The analysis of the textbook controversy reveals that history education plays a crucial role in shaping national identity: it aligns the past with an idealized view of nationhood. Because national identity is based on a particular historical narrative, alternate accounts of historical events are perceived as direct assaults on national identity.

While history textbooks serve to instill a value system among students, patriotic education can also foster a certain form of loyalty among future citizens so that the continuation of current institutions can be ensured. In exposing the highly politicized nature of history textbooks in Japan and China, the textbook controversy has provided an insightful lesson about bilateral relations. History continues to be exploited by various forces as an effective way of passing down the preferred system to next generations. This battle over history among various political forces demonstrates a tendency to politicize history as a means of legitimizing and reinforcing a particular kind of value system. The attempt to control the past is a defining feature of Sino-Japanese relations because each country’s foreign and domestic policy reflects the official interpretation of history. With this analysis, we can understand the importance of reconciling the past between China and Japan by separating emotional aspects of history from bilateral dialogue. Consequently, leaders can strengthen bilateral relations by recognizing how historical interpretations relate to national identity and engaging in dialogues to reach a consensus over disputed views of history, thereby reducing tensions and future diplomatic backlash.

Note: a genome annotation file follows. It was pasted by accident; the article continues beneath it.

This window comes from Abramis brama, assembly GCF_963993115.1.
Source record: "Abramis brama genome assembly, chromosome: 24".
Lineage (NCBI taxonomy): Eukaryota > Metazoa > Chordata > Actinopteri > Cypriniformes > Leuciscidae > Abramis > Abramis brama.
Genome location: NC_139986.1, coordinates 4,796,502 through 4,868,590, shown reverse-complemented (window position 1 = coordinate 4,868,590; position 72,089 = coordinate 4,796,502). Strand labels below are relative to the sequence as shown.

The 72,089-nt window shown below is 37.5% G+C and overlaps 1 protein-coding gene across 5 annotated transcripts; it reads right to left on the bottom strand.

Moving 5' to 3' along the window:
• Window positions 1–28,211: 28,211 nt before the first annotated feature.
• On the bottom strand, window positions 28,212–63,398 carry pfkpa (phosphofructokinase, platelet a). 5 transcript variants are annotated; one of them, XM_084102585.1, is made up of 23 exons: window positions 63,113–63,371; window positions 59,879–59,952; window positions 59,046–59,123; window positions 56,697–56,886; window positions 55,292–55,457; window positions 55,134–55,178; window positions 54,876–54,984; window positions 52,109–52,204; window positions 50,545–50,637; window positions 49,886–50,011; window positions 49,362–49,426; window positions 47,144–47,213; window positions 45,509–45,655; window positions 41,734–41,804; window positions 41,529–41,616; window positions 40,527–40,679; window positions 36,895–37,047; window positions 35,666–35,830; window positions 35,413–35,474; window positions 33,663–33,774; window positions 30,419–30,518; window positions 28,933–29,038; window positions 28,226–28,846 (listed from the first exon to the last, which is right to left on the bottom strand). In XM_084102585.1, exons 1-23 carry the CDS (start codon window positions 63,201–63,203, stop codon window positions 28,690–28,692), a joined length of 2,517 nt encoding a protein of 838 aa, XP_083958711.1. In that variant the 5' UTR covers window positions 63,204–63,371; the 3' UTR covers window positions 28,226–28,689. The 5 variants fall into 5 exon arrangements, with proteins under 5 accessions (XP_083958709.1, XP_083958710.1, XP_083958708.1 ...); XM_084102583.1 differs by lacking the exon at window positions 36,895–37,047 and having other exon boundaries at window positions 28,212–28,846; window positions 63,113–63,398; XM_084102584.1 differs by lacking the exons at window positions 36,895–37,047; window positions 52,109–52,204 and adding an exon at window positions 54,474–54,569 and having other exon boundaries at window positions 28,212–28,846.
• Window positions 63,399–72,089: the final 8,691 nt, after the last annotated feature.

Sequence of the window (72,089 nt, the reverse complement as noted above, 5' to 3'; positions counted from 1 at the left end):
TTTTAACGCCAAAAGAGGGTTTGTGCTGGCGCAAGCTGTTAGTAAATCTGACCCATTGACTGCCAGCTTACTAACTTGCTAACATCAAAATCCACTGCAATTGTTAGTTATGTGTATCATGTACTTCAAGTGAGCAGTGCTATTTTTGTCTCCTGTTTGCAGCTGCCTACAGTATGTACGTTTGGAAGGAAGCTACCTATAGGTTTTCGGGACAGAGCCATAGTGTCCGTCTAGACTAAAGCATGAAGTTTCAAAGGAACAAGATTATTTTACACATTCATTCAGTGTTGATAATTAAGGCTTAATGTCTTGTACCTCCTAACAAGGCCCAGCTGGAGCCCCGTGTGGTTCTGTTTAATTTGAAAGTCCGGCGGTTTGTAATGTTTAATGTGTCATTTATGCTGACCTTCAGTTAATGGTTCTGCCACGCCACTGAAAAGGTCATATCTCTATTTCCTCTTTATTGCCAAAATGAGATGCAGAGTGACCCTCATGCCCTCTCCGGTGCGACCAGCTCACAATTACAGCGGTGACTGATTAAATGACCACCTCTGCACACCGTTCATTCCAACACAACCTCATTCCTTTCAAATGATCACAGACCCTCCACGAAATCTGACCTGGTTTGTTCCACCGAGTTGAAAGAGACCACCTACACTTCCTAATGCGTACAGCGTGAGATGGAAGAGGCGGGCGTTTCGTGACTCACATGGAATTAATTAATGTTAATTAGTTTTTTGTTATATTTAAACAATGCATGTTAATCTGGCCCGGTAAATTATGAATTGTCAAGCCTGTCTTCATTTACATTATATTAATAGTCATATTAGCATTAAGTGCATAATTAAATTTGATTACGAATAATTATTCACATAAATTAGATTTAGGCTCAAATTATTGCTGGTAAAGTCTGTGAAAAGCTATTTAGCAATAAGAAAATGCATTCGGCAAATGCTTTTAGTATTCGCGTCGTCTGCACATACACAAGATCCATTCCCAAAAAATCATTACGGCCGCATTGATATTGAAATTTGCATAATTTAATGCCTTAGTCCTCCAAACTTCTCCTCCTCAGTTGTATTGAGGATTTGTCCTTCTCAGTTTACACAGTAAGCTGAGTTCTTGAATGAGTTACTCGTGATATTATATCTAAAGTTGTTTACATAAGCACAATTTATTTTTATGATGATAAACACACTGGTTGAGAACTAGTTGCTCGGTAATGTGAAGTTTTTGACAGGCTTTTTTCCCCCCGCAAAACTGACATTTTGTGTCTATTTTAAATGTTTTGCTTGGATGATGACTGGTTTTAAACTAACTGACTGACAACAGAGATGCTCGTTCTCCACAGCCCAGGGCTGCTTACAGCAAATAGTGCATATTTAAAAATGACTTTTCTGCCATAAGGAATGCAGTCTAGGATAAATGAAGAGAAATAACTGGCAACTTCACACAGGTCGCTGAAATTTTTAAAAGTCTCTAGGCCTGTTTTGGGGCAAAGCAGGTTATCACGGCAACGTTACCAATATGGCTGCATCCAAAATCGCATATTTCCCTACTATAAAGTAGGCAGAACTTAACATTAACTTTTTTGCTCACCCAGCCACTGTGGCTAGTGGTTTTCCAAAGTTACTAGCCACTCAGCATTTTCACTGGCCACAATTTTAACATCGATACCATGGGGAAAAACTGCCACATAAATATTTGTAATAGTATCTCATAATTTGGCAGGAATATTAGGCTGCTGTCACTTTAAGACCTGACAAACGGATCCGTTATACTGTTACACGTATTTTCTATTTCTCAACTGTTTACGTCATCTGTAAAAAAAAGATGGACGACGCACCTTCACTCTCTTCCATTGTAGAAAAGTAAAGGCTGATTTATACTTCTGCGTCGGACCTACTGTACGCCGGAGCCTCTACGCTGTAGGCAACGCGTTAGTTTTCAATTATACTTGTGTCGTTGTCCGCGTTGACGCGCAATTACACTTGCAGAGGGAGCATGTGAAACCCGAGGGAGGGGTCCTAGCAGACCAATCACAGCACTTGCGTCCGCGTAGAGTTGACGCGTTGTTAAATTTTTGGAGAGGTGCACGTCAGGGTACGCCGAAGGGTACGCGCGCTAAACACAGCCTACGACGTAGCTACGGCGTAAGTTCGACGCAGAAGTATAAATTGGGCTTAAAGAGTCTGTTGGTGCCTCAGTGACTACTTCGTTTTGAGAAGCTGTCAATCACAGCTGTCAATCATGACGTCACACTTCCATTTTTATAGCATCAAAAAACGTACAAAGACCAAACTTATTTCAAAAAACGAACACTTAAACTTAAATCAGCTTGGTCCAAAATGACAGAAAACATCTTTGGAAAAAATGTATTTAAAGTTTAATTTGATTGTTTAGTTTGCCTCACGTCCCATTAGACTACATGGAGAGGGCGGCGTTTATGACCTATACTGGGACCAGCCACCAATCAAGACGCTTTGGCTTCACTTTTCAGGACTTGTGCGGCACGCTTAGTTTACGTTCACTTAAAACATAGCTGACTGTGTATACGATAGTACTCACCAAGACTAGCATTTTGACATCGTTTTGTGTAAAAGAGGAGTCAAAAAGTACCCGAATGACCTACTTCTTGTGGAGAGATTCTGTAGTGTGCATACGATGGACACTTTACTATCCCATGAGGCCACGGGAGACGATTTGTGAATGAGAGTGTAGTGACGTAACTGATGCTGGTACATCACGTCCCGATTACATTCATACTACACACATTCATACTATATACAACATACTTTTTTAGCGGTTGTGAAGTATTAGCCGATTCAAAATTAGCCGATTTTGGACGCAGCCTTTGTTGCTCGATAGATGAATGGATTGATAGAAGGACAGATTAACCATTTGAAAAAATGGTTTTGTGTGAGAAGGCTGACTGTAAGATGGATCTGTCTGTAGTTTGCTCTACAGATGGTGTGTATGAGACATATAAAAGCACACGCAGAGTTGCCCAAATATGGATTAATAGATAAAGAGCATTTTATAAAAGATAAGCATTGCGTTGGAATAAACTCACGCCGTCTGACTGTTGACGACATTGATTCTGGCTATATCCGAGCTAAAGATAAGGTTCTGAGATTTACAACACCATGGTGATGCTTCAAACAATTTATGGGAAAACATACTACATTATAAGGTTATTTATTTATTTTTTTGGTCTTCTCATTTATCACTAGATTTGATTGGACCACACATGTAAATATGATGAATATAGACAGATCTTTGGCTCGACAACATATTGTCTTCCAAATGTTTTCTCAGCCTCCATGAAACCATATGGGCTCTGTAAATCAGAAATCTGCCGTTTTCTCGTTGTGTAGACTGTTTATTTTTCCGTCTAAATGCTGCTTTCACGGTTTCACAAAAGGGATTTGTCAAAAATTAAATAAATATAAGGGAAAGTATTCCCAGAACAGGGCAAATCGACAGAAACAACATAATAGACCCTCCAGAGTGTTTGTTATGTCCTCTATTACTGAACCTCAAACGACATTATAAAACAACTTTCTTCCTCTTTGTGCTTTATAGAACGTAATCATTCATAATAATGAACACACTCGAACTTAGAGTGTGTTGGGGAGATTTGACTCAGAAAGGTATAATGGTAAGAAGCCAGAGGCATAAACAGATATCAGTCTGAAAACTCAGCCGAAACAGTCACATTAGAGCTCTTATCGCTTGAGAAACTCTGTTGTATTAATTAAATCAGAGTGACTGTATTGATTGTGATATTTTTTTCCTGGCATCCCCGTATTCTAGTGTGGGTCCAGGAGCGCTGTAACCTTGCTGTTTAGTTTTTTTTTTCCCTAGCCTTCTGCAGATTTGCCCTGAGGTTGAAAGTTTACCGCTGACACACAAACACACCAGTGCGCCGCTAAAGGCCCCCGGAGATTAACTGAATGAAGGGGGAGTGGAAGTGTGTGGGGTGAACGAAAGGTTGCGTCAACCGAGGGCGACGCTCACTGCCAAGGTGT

The overview of history textbook controversy in Japan has exposed the profound impact of war memories in Sino-Japanese relations. Moreover, the diplomatic damage of textbook controversy can spread beyond China and Korea by circulating to other parts of Asia, leaving a permanent strain to regional cooperation. The widespread anti-Japanese manifestations in Singapore, Hong Kong, and Taiwan illustrated the profound impact of the textbook controversy. Moreover, the presence of ultranationalist movement in Japan and nationalist sentiment in China represent dangerous forces that could exacerbate the bilateral relations. Therefore, the unresolved controversy will continue to damage the bilateral relations as long as both governments remain committed to exploiting history as a means of political discourse to serve its interests. As the European postwar experience shows, both Chinese and Japanese governments have long-term interest to reconcile differences over historical narratives through increased bilateral cooperation such as joint textbook projects. With this objective in mind, the health of Sino-Japanese relations will contribute to the overall regional stability in Asia and encourage economic development and cultural exchange.

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